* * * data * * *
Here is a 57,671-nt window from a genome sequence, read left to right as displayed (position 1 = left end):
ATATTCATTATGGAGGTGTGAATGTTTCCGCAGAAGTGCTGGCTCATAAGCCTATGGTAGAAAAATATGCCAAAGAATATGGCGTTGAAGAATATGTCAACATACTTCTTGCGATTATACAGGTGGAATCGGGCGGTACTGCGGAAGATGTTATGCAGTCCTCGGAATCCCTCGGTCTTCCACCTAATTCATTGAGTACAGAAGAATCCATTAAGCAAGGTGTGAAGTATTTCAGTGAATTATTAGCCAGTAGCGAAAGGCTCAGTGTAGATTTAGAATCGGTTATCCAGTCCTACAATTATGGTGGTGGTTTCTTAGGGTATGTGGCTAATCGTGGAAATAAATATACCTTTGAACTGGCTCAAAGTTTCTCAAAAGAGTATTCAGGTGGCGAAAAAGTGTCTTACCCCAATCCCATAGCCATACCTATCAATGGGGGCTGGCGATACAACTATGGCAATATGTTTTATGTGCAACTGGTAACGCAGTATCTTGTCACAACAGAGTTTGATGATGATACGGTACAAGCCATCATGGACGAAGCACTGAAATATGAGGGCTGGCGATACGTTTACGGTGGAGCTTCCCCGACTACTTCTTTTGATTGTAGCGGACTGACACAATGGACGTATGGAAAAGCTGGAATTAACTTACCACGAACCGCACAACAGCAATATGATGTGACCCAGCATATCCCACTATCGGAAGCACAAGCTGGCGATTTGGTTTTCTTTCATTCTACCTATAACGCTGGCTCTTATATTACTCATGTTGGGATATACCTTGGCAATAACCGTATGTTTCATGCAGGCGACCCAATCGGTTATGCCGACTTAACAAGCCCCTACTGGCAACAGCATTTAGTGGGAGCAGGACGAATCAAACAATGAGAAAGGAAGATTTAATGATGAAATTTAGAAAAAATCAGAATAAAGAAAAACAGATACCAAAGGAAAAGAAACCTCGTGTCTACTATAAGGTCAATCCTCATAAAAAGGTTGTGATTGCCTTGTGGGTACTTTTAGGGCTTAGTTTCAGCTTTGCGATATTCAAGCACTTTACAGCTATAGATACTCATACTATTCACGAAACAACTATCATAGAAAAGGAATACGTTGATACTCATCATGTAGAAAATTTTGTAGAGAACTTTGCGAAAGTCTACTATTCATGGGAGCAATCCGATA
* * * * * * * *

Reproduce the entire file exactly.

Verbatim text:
Here is a 57,671-nt window from a genome sequence, read left to right as displayed (position 1 = left end):
ATATTCATTATGGAGGTGTGAATGTTTCCGCAGAAGTGCTGGCTCATAAGCCTATGGTAGAAAAATATGCCAAAGAATATGGCGTTGAAGAATATGTCAACATACTTCTTGCGATTATACAGGTGGAATCGGGCGGTACTGCGGAAGATGTTATGCAGTCCTCGGAATCCCTCGGTCTTCCACCTAATTCATTGAGTACAGAAGAATCCATTAAGCAAGGTGTGAAGTATTTCAGTGAATTATTAGCCAGTAGCGAAAGGCTCAGTGTAGATTTAGAATCGGTTATCCAGTCCTACAATTATGGTGGTGGTTTCTTAGGGTATGTGGCTAATCGTGGAAATAAATATACCTTTGAACTGGCTCAAAGTTTCTCAAAAGAGTATTCAGGTGGCGAAAAAGTGTCTTACCCCAATCCCATAGCCATACCTATCAATGGGGGCTGGCGATACAACTATGGCAATATGTTTTATGTGCAACTGGTAACGCAGTATCTTGTCACAACAGAGTTTGATGATGATACGGTACAAGCCATCATGGACGAAGCACTGAAATATGAGGGCTGGCGATACGTTTACGGTGGAGCTTCCCCGACTACTTCTTTTGATTGTAGCGGACTGACACAATGGACGTATGGAAAAGCTGGAATTAACTTACCACGAACCGCACAACAGCAATATGATGTGACCCAGCATATCCCACTATCGGAAGCACAAGCTGGCGATTTGGTTTTCTTTCATTCTACCTATAACGCTGGCTCTTATATTACTCATGTTGGGATATACCTTGGCAATAACCGTATGTTTCATGCAGGCGACCCAATCGGTTATGCCGACTTAACAAGCCCCTACTGGCAACAGCATTTAGTGGGAGCAGGACGAATCAAACAATGAGAAAGGAAGATTTAATGATGAAATTTAGAAAAAATCAGAATAAAGAAAAACAGATACCAAAGGAAAAGAAACCTCGTGTCTACTATAAGGTCAATCCTCATAAAAAGGTTGTGATTGCCTTGTGGGTACTTTTAGGGCTTAGTTTCAGCTTTGCGATATTCAAGCACTTTACAGCTATAGATACTCATACTATTCACGAAACAACTATCATAGAAAAGGAATACGTTGATACTCATCATGTAGAAAATTTTGTAGAGAACTTTGCGAAAGTCTACTATTCATGGGAGCAATCCGATA